MALAT1 induces TMZ resistance through down-regulating miR-203 and promoting TS expression.

Figure 7: MALAT1 induces TMZ resistance through down-regulating miR-203 and promoting TS expression. (AB) MALAT1 knockdown significantly suppressed TS mRNA (A) and protein expression level (B) in U87R and U251R cells; (C) The increased cell cytotoxicity caused by MALAT1 knockdown was partially rescued by anti-miR-203 or pTS transfection in U87R and U251R cells; (D) The dose-effect curve showed that pMALAT1 transfection was followed by decreased cell death compared with the negative control, however, this increased TMZ resistance caused by MALAT1 was significantly reversed by miR-203 overexpression and TS inhibition. *P < 0.05.

MALAT1 induces TMZ resistance through down-regulating miR-203 and promoting TS expression

To directly validate that MALAT1 induces TMZ resistance in GBM cells, we treated parental U87 and U251 cells with a concentration gradient from 0–3200 μM TMZ after being transfected with pMALAT1 or negative control. The dose-effect curve showed that pMALAT1 significantly relieved the TMZ-induced cell cytotoxicity (Figure 7D). Besides, the IC50 values for TMZ were 4.60 and 5.87 times higher in U87 and U251 cells transfected with pMALAT1 than that in non-transfected cells, respectively. However, this increased TMZ resistance caused by MALAT1 was significantly reversed by miR-203 overexpression and TS inhibition (Figure 7D). Thus, we conclude that MALAT1 could partially induce TMZ resistance in GBM cells through miR-203-TS pathway.

MALAT1 suppresses cell proliferation with G0/G1 cell cycle arrest in TMZ resistant cells

It is known that TS is a critical regulator during cell proliferation [12, 13, 17], thus, we hypothesize that MALAT1 induces TMZ resistance of GBM through participating in the regulation of cell proliferation. As Figure 8A indicated, pMALAT1 transfection significantly suppressed cell proliferation of U87R and U251R cells when the cells were incubated in TMZ-free culture medium, however, this suppression was significantly rescued by co-transfection of miR-203 mimics or si-TS. Furthermore, the cell proliferation marker Ki-67 was detected by immunofluorescence analysis. Decreased Ki-67 expression was observed in U251R cells transefected with pMALAT1 when compared with negative control, and co-transfection of miR-203 or si-TS partially reversed the Ki-67 suppression (Figure 8B). Cell-cycle analysis indicated that MALAT1 significantly increased the percent of cell population in G0/G1 phase in U87R and U251R cells (Figure 8C). As decreased proliferative capacity is frequently observed in the chemo-resistant cancer cells, our results suggests that the MALAT1-miR-203-TS pathway participates TMZ resistance may through influencing the proliferation of GBM cell.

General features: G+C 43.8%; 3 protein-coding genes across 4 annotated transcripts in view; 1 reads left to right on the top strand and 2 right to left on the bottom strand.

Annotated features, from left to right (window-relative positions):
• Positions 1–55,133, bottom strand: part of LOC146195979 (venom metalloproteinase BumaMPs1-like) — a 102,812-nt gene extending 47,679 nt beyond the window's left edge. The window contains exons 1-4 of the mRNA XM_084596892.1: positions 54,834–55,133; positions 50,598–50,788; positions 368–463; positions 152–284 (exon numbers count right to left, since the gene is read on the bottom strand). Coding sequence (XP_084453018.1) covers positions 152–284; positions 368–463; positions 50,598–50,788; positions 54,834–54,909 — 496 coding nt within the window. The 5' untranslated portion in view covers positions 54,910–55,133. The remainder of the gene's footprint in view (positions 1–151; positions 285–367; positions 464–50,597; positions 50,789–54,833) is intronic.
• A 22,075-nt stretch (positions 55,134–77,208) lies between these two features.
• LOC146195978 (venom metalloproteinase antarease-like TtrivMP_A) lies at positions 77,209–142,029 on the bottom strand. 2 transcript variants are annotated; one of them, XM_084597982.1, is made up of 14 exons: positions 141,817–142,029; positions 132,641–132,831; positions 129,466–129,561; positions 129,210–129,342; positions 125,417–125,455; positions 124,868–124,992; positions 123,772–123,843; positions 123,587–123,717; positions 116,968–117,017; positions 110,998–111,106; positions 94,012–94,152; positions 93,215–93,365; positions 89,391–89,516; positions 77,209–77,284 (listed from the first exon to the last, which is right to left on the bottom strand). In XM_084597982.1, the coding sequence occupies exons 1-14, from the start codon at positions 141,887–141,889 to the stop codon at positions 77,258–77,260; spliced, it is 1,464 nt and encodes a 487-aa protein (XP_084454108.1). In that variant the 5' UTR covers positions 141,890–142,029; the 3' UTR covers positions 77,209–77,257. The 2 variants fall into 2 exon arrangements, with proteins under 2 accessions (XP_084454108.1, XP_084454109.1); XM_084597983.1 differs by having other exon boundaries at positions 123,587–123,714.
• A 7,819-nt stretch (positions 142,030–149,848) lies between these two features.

MALAT1 suppresses cell proliferation with G0/G1 cell cycle arrest in TMZ resistant cells.

Figure 8: MALAT1 suppresses cell proliferation with G0/G1 cell cycle arrest in TMZ resistant cells. (A) CCK8 assay indicated that pMALAT1 transfection significantly suppressed cell proliferation of U87R and U251R cells when the cells were incubated in the TMZ-free culture medium, however, this suppression was significantly rescued by co-transfection of miR-203 mimics or si-TS; (B) Decreased Ki-67 protein level was observed in U251R cells transefected with pMALAT1, and co-transfection of miR-203 or si-TS partially reversed the MALAT1 induced Ki-67 suppression by immunofluorescence analysis; (C) MALAT1 overexpression increased the percentage of G0/G1 cells and decreased the percentage of S-G2 cells in U87R and U251R cells. *P < 0.05.

DISCUSSION

Recently, it is urgent to find new molecules and mechanisms could shed light on the improved therapeutic strategies to overcome chemoresistance [18]. In currently study, high-throughput HiSeq sequencing was firstly performed to identify the candidate lncRNAs that may have diagnostic and prognostic value in GBM chemoresistance. Then the chosen lncRNAs were subjected to RT-qPCR assay to validate the deregulation. MALAT1 was finally identified to show high diagnostic value in discriminating responding patients from non-responding patients with considerable efficiency. Serum MALAT1 expression was associated with chemoresponse and predicted survival in GBM patients receiving TMZ treatment. More importantly, we demonstrated the molecular mechanism by which MALAT1 exerted its function in TMZ chemoresistance in GBM cells. We found that MALAT1 promoted cell proliferation and TMZ resistance through suppressing miR-203 expression and promoting TS expression.